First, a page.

It (the grinchness) kind of began in full effect two years ago. The weekend and the context is not worth explaining because it’s in the past, but in short, it represented all sorts of bad things in my mind. Last year, I wanted to try to combat that at least a little. God forbid not by giving in and eating cranberry sauce. By running a turkey trot. I know that’s a tradition for a lot of people and a lot of families, but somehow, despite having many runners young and old in my family, this never caught on! If there’s anything that can make me forget bad memories and live in the moment, it’s running. I kept up my own little tradition again this year and entered in the same turkey trot right down the street in Princeton. The Philly Half may have been a week and a half before…and I was supposedly resting…but I couldn’t resist taking a shot at a sub-20 minute 5k to cap off the year! I knew the course had a relatively big hill the entire last mile, and that I hadn’t exactly been training for a 5k PR, but I was still going to try.

(Flats! Finally!)

(Flats! Finally!)

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The night before the race, I was thinking of staying in but then my plumbing went all sorts of CRAZY – I’m talking strange noises that sounded like monsters in the walls, really whacked pressure, and brownish-orange water. Well that’s cool…I couldn’t get a shower, drink water, use the toilet, or make my dinner. I packed a bag and went to stay with friends…and kind of went out for a little…and slept on the couch…and was awoken earlier than intended after about 4.5 hours of sleep. All great things to do before racing a 5k. Whatever. I warmed up over three miles because it was cold – just under thirty degrees at the start. I still wore shorts, though I can’t say I really felt anything on my legs at all…pretty numb. The first stretch of the course is straight downhill, then it levels off. I went through mile 1 in 6:21. I was hoping for more like 6:15-6:17 given the big downhill. I was thinking I wasn’t that warmed up yet and continued pushing. There was a gradual uphill during pretty much all of the second mile, which I clocked at 6:33. Then, there was a guy behind me that was clearly trying to pace a girl to a certain time. In doing so, he made sure to repeatedly mention that I was “right there,” and she could “go get me.” This happened like every ten seconds. It was a strange sort of motivation to really get in gear and be relentless in the last mile up the big hill. That mile was 6:37, and when I saw that the finish was close and the current time was only in the low 19s, I really hammered it (at 5:40 pace for 0.1, apparently) to finish in 19:57.15.* I was pleased. While I think I could definitely run 19:30 in the right training and course conditions, I was unsure sub-20 was still possible given the slower splits. And yes, 5k is the only distance I have never been able to negative-split (though, this course was made for positive-splitting with the elevation). Oh, and probably the mile. More on the mile later….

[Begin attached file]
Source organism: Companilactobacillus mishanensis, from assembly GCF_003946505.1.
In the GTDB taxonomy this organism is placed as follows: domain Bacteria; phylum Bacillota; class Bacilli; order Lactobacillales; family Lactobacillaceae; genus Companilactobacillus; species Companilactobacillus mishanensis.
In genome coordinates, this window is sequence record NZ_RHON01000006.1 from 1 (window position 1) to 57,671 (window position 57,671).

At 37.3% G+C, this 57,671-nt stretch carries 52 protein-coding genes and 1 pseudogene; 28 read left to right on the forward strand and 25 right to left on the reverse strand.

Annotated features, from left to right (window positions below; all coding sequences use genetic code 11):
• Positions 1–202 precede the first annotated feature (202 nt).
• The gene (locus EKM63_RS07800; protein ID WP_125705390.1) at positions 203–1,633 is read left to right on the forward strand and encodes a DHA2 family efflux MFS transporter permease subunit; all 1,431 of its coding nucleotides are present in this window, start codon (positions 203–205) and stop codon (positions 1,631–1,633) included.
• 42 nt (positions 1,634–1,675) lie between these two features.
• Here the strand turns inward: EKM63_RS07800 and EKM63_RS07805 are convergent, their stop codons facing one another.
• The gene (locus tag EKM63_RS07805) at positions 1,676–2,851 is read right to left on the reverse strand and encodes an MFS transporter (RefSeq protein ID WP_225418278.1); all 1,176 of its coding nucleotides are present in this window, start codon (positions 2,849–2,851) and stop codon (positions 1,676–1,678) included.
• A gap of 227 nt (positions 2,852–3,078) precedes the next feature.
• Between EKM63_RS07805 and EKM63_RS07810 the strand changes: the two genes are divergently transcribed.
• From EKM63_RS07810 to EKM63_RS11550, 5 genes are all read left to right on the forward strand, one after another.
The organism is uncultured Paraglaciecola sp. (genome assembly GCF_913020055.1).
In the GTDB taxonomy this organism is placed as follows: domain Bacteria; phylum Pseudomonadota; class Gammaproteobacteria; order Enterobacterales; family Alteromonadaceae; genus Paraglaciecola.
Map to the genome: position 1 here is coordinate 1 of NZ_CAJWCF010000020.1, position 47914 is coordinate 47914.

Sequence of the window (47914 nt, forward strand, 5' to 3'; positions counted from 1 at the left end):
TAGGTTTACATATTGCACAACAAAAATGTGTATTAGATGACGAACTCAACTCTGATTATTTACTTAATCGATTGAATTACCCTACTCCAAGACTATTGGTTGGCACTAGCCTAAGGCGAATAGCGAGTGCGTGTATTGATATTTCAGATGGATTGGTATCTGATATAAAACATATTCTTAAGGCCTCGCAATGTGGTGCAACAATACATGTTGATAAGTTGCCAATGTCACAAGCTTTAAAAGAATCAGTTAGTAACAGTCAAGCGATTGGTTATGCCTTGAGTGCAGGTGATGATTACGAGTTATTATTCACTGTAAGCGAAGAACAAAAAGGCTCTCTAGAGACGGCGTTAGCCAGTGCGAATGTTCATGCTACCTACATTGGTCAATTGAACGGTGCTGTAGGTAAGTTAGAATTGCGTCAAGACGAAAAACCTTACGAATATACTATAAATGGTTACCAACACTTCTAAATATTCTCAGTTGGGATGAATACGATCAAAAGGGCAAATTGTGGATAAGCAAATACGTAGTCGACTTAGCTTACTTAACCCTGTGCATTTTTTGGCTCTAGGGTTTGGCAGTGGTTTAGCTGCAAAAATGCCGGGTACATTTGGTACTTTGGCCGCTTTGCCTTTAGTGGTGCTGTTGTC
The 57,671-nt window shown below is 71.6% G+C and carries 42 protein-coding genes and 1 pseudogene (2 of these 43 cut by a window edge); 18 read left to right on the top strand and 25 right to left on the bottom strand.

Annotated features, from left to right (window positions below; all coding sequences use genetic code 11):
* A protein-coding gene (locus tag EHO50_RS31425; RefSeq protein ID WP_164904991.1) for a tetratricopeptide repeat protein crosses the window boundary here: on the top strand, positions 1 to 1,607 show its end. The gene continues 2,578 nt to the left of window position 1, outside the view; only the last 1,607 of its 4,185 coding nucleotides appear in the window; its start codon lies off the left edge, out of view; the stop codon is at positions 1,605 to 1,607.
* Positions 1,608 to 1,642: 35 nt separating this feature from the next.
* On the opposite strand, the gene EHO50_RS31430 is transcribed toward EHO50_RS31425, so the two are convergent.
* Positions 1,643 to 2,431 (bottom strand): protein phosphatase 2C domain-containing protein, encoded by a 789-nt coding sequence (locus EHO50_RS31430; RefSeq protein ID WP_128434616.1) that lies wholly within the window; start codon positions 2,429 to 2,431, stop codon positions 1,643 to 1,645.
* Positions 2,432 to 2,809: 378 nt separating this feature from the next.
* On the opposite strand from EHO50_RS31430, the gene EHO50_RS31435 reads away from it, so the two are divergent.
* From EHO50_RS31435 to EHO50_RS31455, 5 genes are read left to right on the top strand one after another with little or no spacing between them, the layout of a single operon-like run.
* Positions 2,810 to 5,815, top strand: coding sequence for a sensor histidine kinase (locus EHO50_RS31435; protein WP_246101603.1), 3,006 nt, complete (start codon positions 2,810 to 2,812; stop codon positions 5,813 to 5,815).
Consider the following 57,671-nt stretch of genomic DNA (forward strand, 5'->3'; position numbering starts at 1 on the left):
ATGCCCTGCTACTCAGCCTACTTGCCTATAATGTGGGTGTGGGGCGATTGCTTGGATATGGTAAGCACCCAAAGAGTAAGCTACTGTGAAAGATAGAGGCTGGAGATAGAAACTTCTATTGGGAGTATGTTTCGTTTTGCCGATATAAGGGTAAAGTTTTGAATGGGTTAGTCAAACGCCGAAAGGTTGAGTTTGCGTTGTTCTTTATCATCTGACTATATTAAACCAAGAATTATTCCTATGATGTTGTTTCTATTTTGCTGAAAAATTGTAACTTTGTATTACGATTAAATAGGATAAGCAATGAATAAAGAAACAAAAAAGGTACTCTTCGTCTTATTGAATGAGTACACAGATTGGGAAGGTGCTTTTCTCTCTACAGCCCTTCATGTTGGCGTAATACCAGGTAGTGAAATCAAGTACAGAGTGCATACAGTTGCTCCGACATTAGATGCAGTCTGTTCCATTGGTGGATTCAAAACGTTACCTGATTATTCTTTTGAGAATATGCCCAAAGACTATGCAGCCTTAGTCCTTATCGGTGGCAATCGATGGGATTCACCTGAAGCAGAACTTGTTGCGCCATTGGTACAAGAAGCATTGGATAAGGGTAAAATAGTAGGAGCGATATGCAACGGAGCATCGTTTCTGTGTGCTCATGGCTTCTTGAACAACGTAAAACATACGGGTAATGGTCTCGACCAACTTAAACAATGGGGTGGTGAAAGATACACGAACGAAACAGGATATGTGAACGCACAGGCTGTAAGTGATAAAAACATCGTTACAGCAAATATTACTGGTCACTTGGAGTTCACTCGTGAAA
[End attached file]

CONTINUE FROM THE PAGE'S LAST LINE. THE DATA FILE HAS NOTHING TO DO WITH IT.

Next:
*note: I ran over a minute slower in 2012…and I think the clock began too late and gave us an extra ~13 seconds. Ouch.

That’s me on the right, on the first downhill stretch. Am I the only one who knows all the tangents?!

Then, the priest/race director gave out free pies in the church. Long story. It was pretty hilarious. I didn’t get one…you kind of had to cheer for it aggressively.

The priest giving someone a free pie. And me watching on.

Thanksgiving